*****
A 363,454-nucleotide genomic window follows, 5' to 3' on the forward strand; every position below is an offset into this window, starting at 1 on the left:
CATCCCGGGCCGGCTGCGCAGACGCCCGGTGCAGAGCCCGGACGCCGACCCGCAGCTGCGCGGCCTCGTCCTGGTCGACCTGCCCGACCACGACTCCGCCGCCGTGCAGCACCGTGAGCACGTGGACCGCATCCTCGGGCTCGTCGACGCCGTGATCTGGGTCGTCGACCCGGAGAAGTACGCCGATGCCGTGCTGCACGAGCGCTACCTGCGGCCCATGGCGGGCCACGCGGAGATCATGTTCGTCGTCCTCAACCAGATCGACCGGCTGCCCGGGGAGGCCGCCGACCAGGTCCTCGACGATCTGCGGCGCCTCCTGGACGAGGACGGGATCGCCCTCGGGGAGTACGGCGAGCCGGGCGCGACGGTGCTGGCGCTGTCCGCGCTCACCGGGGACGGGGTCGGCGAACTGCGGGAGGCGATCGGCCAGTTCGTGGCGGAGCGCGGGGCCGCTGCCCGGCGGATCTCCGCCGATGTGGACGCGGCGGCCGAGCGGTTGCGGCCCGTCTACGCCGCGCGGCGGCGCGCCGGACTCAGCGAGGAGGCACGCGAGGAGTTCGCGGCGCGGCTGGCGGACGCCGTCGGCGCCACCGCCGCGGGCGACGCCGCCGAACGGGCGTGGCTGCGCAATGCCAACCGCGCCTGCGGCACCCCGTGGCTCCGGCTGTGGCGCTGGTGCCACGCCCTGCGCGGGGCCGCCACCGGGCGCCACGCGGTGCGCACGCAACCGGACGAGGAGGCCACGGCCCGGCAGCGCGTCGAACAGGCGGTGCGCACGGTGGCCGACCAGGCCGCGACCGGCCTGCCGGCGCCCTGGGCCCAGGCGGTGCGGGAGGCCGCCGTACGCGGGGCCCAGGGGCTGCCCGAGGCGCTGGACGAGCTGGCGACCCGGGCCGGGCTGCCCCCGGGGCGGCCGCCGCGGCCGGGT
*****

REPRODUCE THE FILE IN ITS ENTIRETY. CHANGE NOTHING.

A 363,454-nucleotide genomic window follows, 5' to 3' on the forward strand; every position below is an offset into this window, starting at 1 on the left:
CATCCCGGGCCGGCTGCGCAGACGCCCGGTGCAGAGCCCGGACGCCGACCCGCAGCTGCGCGGCCTCGTCCTGGTCGACCTGCCCGACCACGACTCCGCCGCCGTGCAGCACCGTGAGCACGTGGACCGCATCCTCGGGCTCGTCGACGCCGTGATCTGGGTCGTCGACCCGGAGAAGTACGCCGATGCCGTGCTGCACGAGCGCTACCTGCGGCCCATGGCGGGCCACGCGGAGATCATGTTCGTCGTCCTCAACCAGATCGACCGGCTGCCCGGGGAGGCCGCCGACCAGGTCCTCGACGATCTGCGGCGCCTCCTGGACGAGGACGGGATCGCCCTCGGGGAGTACGGCGAGCCGGGCGCGACGGTGCTGGCGCTGTCCGCGCTCACCGGGGACGGGGTCGGCGAACTGCGGGAGGCGATCGGCCAGTTCGTGGCGGAGCGCGGGGCCGCTGCCCGGCGGATCTCCGCCGATGTGGACGCGGCGGCCGAGCGGTTGCGGCCCGTCTACGCCGCGCGGCGGCGCGCCGGACTCAGCGAGGAGGCACGCGAGGAGTTCGCGGCGCGGCTGGCGGACGCCGTCGGCGCCACCGCCGCGGGCGACGCCGCCGAACGGGCGTGGCTGCGCAATGCCAACCGCGCCTGCGGCACCCCGTGGCTCCGGCTGTGGCGCTGGTGCCACGCCCTGCGCGGGGCCGCCACCGGGCGCCACGCGGTGCGCACGCAACCGGACGAGGAGGCCACGGCCCGGCAGCGCGTCGAACAGGCGGTGCGCACGGTGGCCGACCAGGCCGCGACCGGCCTGCCGGCGCCCTGGGCCCAGGCGGTGCGGGAGGCCGCCGTACGCGGGGCCCAGGGGCTGCCCGAGGCGCTGGACGAGCTGGCGACCCGGGCCGGGCTGCCCCCGGGGCGGCCGCCGCGGCCGGGT